Indiana

Education, From The Capitol To The Classroom

Want To Teach In Indiana? Without An Ed Degree, You'll (Still) Need Some Training

Kyle Stokes / StateImpact Indiana

State superintendent Tony Bennett (center) and State Board of Education members discuss the REPA II proposal at their meeting in Indianapolis on Dec. 5.

You don’t have to have a degree in education to become a teacher in Indiana — a fact the State Board of Education underscored last month.

But after a last-minute addendum to a package of changes to the state’s teacher licensing rules, known as “REPA II,” non-education majors will need to receive training on teaching strategies in order to keep a teaching job.

That’s an eleventh-hour change to the REPA II package, which the State Board already approved in principle by a 9-2 vote in early December.

Late last week, state education officials put the change on paper, meaning the Board will have to take one last vote on the final piece of REPA II at its meeting Wednesday.

That final piece dials back a controversial provision of the package, called an “adjunct permit.”

As initially proposed, anyone who earned a Bachelor’s degree with at least a 3.0 GPA could have taken an exam to earn the credential. It’s not exactly a teaching license, but it’s enough for anyone who gets good evaluation ratings to hold down a teaching job.

But the final change — which board member Neil Pickett proposed just minutes before a final vote on the REPA II package — adds a requirement that teachers must complete a “pedagogy requirement” if they wish to keep their jobs.

What ‘Non-Traditional’ Teachers Will Have To Learn

According to the final language, if a permit-holder wants to renew his license in five years, he’ll need to receive training in these areas:

  • Literacy for adolescents in content areas and across the curriculum based on scientifically-based reading research”
  • Differentiation of instruction and instructional methods, including methods for students with exceptional needs” (Differentiation is basically edu-speak for teaching a bunch of students of differing ability levels at once.)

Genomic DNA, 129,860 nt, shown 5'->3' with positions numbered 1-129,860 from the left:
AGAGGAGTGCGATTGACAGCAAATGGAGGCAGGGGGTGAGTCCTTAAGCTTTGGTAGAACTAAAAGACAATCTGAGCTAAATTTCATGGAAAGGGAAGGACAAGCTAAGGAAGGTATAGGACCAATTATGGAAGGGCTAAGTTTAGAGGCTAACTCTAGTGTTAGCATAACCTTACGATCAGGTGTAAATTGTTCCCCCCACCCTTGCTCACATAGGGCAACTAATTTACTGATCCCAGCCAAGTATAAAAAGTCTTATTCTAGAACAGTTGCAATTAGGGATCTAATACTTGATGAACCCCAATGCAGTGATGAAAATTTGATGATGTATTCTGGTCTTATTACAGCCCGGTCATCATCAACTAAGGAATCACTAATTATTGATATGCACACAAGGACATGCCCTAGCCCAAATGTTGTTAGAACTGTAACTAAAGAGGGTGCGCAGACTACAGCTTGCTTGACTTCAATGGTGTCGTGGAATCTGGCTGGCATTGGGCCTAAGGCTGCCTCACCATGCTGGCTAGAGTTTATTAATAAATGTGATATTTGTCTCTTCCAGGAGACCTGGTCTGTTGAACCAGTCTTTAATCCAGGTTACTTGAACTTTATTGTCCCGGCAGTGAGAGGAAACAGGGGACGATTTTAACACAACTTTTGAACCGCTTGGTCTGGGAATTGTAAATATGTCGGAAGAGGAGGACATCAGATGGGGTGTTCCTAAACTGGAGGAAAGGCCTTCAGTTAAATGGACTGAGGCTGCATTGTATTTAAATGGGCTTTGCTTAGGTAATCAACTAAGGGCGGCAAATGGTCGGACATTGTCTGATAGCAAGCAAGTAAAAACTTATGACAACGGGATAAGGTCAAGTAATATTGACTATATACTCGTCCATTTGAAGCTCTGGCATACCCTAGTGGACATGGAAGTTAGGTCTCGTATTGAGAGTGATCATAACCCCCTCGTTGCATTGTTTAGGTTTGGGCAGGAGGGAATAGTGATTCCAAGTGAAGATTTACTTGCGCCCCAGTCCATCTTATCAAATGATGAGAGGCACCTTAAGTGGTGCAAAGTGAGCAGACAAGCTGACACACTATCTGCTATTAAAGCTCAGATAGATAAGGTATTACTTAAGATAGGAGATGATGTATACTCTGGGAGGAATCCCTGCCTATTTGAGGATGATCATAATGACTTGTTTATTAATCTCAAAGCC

• Classroom and behavioral management, including legal rights and responsibilities of teacher and student”
  • Kyle Stokes / StateImpact Indiana

    A teacher at Christel House Academy in Indianapolis.

    Curriculum development, lesson planning, assessment strategies and using data to inform instruction

  • Psychology of child development, including the development of exceptional needs students”
  • “Competence in multicultural awareness and technology as an aid to education

Where will teachers receive this training? They could receive it in the school itself, “through school-based professional development,” through a college, or a “professional education organization.”

Some Context

The above requirements should look familiar to one demographic: vocational education teachers.

As we pointed out in our initial story, the “workplace specialist” license allows for someone who has experience in an occupation — but not not an education degree — to receive a teaching credential. Workplace specialists have to complete professional development courses if they want to keep their licenses.

The adjunct permit riled officials at the state’s higher education institutions, among others, who charged the adjunct permit would “de-professionalize” teaching in Indiana. They also say it was inappropriate for the State Board to have passed the rules despite opposition from incoming state superintendent Glenda Ritz. Her concerns about REPA II became central issues of her campaign.

But REPA II supporters say the new rules place greater importance on teachers having robust knowledge of the content areas they’re teaching. Schools and districts, they say, will not necessarily hire teachers with adjunct permits in large numbers, but need the flexibility to hire the best non-traditional applicants for teaching jobs.

We break down the arguments, pro and con, in more detail here and here.

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